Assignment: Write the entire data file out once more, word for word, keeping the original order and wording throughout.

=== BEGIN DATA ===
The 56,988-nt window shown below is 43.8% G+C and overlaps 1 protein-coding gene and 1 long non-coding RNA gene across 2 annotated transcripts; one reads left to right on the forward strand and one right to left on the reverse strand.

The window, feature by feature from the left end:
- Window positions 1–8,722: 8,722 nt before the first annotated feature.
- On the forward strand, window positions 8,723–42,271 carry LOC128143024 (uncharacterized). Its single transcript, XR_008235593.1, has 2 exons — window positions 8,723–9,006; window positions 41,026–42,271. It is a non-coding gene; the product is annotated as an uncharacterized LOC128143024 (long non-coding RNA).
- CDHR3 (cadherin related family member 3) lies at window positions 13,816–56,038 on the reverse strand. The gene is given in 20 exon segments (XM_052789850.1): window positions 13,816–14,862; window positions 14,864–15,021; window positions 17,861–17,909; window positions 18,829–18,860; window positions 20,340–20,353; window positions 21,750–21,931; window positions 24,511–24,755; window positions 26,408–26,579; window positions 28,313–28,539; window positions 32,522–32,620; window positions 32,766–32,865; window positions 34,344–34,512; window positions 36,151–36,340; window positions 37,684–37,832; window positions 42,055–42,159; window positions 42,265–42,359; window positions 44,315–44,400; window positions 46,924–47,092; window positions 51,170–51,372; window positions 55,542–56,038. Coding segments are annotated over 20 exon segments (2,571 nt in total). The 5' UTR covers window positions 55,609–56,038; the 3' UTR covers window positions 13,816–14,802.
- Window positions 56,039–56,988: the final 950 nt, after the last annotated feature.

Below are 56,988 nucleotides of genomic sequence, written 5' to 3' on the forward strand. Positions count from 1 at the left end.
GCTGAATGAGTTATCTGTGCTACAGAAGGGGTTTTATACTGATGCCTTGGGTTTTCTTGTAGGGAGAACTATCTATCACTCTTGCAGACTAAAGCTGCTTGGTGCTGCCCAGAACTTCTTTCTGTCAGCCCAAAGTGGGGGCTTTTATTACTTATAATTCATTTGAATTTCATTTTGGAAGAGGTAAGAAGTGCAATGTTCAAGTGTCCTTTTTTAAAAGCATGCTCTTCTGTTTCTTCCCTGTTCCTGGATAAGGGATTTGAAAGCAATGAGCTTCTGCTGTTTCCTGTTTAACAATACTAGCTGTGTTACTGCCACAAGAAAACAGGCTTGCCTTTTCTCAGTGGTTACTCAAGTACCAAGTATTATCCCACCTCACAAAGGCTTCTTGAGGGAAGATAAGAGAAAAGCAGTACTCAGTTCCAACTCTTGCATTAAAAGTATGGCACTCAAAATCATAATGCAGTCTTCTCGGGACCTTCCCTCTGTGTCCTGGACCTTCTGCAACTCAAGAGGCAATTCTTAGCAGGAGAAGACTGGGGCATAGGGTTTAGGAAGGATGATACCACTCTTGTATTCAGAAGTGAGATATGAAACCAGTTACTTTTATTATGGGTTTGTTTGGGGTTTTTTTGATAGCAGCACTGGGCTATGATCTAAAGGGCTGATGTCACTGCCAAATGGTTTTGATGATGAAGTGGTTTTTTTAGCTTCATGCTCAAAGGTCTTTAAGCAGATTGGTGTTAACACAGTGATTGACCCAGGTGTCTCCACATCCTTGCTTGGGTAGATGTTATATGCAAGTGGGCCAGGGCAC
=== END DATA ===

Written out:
The 56,988-nt window shown below is 43.8% G+C and overlaps 1 protein-coding gene and 1 long non-coding RNA gene across 2 annotated transcripts; one reads left to right on the forward strand and one right to left on the reverse strand.

The window, feature by feature from the left end:
- Window positions 1–8,722: 8,722 nt before the first annotated feature.
- On the forward strand, window positions 8,723–42,271 carry LOC128143024 (uncharacterized). Its single transcript, XR_008235593.1, has 2 exons — window positions 8,723–9,006; window positions 41,026–42,271. It is a non-coding gene; the product is annotated as an uncharacterized LOC128143024 (long non-coding RNA).
- CDHR3 (cadherin related family member 3) lies at window positions 13,816–56,038 on the reverse strand. The gene is given in 20 exon segments (XM_052789850.1): window positions 13,816–14,862; window positions 14,864–15,021; window positions 17,861–17,909; window positions 18,829–18,860; window positions 20,340–20,353; window positions 21,750–21,931; window positions 24,511–24,755; window positions 26,408–26,579; window positions 28,313–28,539; window positions 32,522–32,620; window positions 32,766–32,865; window positions 34,344–34,512; window positions 36,151–36,340; window positions 37,684–37,832; window positions 42,055–42,159; window positions 42,265–42,359; window positions 44,315–44,400; window positions 46,924–47,092; window positions 51,170–51,372; window positions 55,542–56,038. Coding segments are annotated over 20 exon segments (2,571 nt in total). The 5' UTR covers window positions 55,609–56,038; the 3' UTR covers window positions 13,816–14,802.
- Window positions 56,039–56,988: the final 950 nt, after the last annotated feature.

Below are 56,988 nucleotides of genomic sequence, written 5' to 3' on the forward strand. Positions count from 1 at the left end.
GCTGAATGAGTTATCTGTGCTACAGAAGGGGTTTTATACTGATGCCTTGGGTTTTCTTGTAGGGAGAACTATCTATCACTCTTGCAGACTAAAGCTGCTTGGTGCTGCCCAGAACTTCTTTCTGTCAGCCCAAAGTGGGGGCTTTTATTACTTATAATTCATTTGAATTTCATTTTGGAAGAGGTAAGAAGTGCAATGTTCAAGTGTCCTTTTTTAAAAGCATGCTCTTCTGTTTCTTCCCTGTTCCTGGATAAGGGATTTGAAAGCAATGAGCTTCTGCTGTTTCCTGTTTAACAATACTAGCTGTGTTACTGCCACAAGAAAACAGGCTTGCCTTTTCTCAGTGGTTACTCAAGTACCAAGTATTATCCCACCTCACAAAGGCTTCTTGAGGGAAGATAAGAGAAAAGCAGTACTCAGTTCCAACTCTTGCATTAAAAGTATGGCACTCAAAATCATAATGCAGTCTTCTCGGGACCTTCCCTCTGTGTCCTGGACCTTCTGCAACTCAAGAGGCAATTCTTAGCAGGAGAAGACTGGGGCATAGGGTTTAGGAAGGATGATACCACTCTTGTATTCAGAAGTGAGATATGAAACCAGTTACTTTTATTATGGGTTTGTTTGGGGTTTTTTTGATAGCAGCACTGGGCTATGATCTAAAGGGCTGATGTCACTGCCAAATGGTTTTGATGATGAAGTGGTTTTTTTAGCTTCATGCTCAAAGGTCTTTAAGCAGATTGGTGTTAACACAGTGATTGACCCAGGTGTCTCCACATCCTTGCTTGGGTAGATGTTATATGCAAGTGGGCCAGGGCAC